The Chinese Nationalist Party (KMT) yesterday urged the government to rescind its decision to allow imports of US pork containing traces of ractopamine, saying that the policy might not lead to a trade agreement.
President Tsai Ing-wen (蔡英文) on Aug. 28 announced that from Jan. 1 Taiwan would set permissible residue levels of the animal feed additive in imported pork, and ease restrictions on imports of beef from US cattle aged 30 months or older.
The decision was “based on our national economic interests and consistent with our overall strategic goals for the future,” Tsai said at the time.
Photo: Chang Chia-ming, Taipei Times
KMT Culture and Communications Committee director-general Alicia Wang (王育敏) told a news conference in Taipei yesterday that US president-elect Joe Biden indicated in an interview that until the US solves its domestic labor, education and economic problems, it would not sign any new trade agreements with other countries.
In an interview with New York Times opinion columnist Thomas Friedman published on Wednesday last week, Biden said: “I’m not going to enter any new trade agreement with anybody until we have made major investments here at home and in our workers,” and in education.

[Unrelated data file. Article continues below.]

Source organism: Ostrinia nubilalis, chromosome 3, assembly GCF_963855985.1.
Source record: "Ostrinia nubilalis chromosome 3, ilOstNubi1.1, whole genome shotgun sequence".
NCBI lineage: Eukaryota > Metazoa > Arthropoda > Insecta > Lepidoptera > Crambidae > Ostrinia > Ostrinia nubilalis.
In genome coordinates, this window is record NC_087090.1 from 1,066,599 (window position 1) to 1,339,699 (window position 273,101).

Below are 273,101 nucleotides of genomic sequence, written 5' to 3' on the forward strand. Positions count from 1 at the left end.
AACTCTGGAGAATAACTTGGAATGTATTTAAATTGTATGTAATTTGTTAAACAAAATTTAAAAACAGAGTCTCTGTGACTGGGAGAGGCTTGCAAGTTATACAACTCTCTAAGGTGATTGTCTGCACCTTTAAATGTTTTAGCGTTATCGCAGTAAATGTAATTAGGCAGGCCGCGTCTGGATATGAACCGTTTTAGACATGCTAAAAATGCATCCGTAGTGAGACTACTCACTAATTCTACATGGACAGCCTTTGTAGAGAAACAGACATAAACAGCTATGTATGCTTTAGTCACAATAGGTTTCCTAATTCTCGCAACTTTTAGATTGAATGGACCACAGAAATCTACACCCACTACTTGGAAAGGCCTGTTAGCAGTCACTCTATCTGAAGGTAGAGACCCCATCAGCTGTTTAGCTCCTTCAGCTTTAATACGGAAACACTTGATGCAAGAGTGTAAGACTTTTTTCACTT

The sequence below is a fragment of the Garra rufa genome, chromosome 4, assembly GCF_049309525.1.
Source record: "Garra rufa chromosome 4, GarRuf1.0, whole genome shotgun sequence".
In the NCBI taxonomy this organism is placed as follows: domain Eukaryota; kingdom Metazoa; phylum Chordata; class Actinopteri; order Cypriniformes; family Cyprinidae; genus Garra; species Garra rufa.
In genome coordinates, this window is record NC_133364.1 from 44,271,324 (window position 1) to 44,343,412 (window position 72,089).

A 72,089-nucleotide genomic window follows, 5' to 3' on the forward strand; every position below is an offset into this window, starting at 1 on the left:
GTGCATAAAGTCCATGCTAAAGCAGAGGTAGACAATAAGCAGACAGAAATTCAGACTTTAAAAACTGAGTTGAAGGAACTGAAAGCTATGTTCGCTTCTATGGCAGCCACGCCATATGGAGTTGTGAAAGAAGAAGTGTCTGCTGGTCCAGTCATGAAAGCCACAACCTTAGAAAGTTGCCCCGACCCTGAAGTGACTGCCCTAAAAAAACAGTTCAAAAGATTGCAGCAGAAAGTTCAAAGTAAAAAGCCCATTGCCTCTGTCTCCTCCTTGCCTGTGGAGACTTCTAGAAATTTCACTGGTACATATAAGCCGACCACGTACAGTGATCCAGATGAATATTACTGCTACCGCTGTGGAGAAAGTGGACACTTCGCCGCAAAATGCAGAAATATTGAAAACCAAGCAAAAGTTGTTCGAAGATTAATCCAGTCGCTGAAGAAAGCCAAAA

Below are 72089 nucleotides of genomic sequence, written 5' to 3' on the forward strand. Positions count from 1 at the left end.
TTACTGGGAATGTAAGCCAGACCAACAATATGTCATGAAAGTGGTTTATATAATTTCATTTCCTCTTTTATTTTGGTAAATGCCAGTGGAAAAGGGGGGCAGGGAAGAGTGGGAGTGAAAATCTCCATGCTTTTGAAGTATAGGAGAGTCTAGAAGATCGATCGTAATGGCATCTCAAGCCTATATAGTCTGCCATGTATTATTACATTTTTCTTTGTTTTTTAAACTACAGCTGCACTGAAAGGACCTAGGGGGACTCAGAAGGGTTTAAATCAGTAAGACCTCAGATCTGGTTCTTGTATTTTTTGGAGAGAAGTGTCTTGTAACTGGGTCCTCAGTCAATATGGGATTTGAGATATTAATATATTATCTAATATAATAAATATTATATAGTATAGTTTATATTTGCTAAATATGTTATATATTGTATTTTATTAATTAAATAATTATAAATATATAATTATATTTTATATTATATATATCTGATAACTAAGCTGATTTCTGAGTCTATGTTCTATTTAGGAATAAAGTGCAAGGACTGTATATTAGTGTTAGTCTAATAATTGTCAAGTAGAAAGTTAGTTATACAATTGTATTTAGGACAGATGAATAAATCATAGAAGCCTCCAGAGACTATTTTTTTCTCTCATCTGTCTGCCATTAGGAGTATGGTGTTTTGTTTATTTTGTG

Biden’s remarks mean that Taiwan might not be able to get a bilateral trade agreement or free-trade agreement in return for the meat imports regulatory changes, Wang said.
“If this is the case, we have to ask the Tsai administration ... will it still allow imports of ractopamine pork on Jan. 1 as scheduled?” Wang said, adding that the KMT wants Tsai to withdraw the decision.
Some Taiwanese had reluctantly accepted the ractopamine policy if it meant Taiwan would sign a trade deal with the US, she said, adding that the reality indicated that was not the case.
There is still time to reverse the decision, committee deputy director-general Lee Yong-ping (李永萍) said.
The Democratic Progressive Party’s (DPP) change of stance could at the time be explained by a possible tacit understanding between the Tsai administration and a US government led by Republican US President Donald Trump, Lee said.
However, Biden — a Democrat — is to be inaugurated on Jan. 20, she said.
The Republican and Democratic parties disagree on issues including trade, environmental protection, food safety and labor, she said.
“Is the US’ election of a new president, Biden, not a change in circumstances?” Lee asked, alluding to Tsai’s comment in her Aug. 28 speech that “circumstances have changed,” allowing Taiwan to “further open the market.”
It is unknown whether Biden’s administration would give Taiwan further support because of its changed policy on US pork imports, Lee said, adding that the DPP government should cancel the plan.
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